Academic journal article Journal for the Study of Religions and Ideologies

Romanian Orthodoxy, between Ideology of Exclusion and Sécularisation Amiable

Academic journal article Journal for the Study of Religions and Ideologies

Romanian Orthodoxy, between Ideology of Exclusion and Sécularisation Amiable

Article excerpt

The present study represents a preliminary theoretical attempt to analyse the socio-political influence and impact of the Romanian Orthodoxy within the Romanian public life and political culture since 1990, both through the relation between the Orthodox Church and the state, and its impact on the wider society. An open-ended reflection on a constantly unfolding reality, the approach focuses on demonstrating the profound "modernity"-not backwardness-of Orthodoxy's implicit political theology and derived ideologies and their "modern" destructiveness.

The pivotal segment of the study is the relation between modernity and a theory of exclusion derived from a rather unorthodox (brief) interpretation of its emergence from the main carriers of modernity, namely Enlightenment and humanism. Instead of conclusion, the final section compiles and comments a few reformist initiatives and some possible philosophical-theological ways out of the deadlock of ideological self-centrism that still dominates our Orthodoxy.

Key Words:

modernity, (ultra)nationalism, ethnocentrism, (radical) exclusion, Orthodoxy, identity crisis, tolerance, social theology, universalism.

Francis Fukuyama's conviction that, following the disappearance of serious threats to liberal capitalism, we witness the end of history is contradicted by a major dangerous ideology that dominates the beginning of the 21st century, just as it did at the beginning of the previous century: nationalism. The present sweeping phenomenon of globalization, far from diminishing the economic discrepancies, accelerates the radicalisation of nation-states, often occurring also among the rich countries (such as Italy, The Netherlands, Norway, Denmark, Portugal, or France) by the increasing of radical right's popularity.

According to Jonathan Glover, there are two histories of nationalism: first, there is the continuously multiplied history of peoples engaged in the legitimate struggle for freedom; secondly, there is the history of nationalism under the form of tribal conflict. Regarding the protagonists of the latter, Glover writes that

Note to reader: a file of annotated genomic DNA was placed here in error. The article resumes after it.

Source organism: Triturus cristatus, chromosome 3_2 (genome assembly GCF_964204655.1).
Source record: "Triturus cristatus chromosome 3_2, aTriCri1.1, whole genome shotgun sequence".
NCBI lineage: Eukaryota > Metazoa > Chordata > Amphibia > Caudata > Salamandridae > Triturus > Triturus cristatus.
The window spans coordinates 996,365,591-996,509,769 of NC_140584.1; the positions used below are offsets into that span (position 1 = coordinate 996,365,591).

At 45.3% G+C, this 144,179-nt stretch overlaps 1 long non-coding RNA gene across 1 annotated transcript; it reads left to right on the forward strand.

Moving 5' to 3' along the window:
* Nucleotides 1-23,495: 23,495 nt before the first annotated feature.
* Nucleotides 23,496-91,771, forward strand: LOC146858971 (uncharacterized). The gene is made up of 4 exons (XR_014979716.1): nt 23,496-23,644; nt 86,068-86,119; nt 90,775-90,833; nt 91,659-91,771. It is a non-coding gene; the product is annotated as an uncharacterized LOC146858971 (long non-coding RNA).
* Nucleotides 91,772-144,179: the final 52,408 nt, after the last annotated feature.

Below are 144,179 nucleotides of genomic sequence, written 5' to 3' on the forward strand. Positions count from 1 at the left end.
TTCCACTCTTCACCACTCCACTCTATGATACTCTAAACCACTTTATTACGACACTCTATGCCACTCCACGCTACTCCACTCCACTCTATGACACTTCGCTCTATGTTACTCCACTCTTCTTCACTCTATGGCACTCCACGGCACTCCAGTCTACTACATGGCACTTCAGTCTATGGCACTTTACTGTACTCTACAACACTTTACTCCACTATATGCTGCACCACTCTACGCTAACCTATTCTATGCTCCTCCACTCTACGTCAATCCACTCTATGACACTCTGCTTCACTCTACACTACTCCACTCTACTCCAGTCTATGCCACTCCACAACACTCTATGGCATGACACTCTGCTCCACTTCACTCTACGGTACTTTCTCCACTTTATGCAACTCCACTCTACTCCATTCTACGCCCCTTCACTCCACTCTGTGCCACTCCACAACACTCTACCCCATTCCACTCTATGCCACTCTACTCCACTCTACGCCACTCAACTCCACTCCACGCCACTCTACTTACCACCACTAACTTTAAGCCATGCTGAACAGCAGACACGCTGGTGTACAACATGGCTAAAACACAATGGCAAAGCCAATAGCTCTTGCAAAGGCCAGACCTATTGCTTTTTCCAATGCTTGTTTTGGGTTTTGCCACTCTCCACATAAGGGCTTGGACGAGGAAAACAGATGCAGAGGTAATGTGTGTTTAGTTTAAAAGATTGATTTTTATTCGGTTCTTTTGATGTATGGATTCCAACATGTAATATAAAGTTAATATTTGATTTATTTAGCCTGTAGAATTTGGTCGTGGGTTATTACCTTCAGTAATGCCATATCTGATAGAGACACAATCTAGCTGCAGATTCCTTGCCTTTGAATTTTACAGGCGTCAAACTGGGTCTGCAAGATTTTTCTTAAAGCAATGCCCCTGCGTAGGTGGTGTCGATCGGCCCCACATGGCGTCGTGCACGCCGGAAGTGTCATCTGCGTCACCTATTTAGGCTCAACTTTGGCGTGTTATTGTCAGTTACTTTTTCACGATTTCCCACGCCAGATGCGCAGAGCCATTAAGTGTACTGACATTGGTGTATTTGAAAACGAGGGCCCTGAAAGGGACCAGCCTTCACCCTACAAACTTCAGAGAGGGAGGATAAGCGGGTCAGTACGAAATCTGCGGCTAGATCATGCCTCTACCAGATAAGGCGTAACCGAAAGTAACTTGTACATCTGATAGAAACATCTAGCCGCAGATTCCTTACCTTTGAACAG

[although n]ationality is often thought of as [a given,] something "natural" or presocial ... nationalists often think of their nation in ways influenced by a traditional model of a "pure" or "ideal" case. This ideal version is of a people inhabiting a single, unified territory. All territorial boundaries are clear and undisputed, and there are no minorities [inside them]. The "people" are a tribe. They are a single ethnic group. They have a common language, a shared history, which involves their having a common culture. This culture typically includes shared religious beliefs.1


In 1990, Nestor Vornicescu, Metropolitan Bishop of The Romanian Orthodox Church (BOR) wrote: "Our orthodox theology regards the national factor as belonging to the divine order and will"; the resulting ethnic character of the Church urges the citizen to support the state, described as the expression of the Romanian nation. "Orthodox faith has thus identified itself with our consciousness as a people", the Church being, above all, the Church of the Romanian nation, of all [its] generations."2 As a consequence, the attentive analyst Olivier Gillet comments, the Orthodox Church is considered, historically and ethnically, State Church; anyone unconnected to it by blood and ancient orthodox Dacian-Roman descent, is a second-degree Romanian citizen.3 By attributing the Romanian Orthodox Church's ethnicity a mystical character this type of discourse descends directly from the interwar rightist cultural periodical Gândirea. One of the main contributors to this prestigious publication-and charismatic mentor of a generation of brilliant, albeit ultranationalist, thinkers-Nae Ionescu, has often expressed his opinion about the relation between Orthodoxy and the Romanian people as follows: "We are orthodox because we are Romanians and are Romanians because we are orthodox. …

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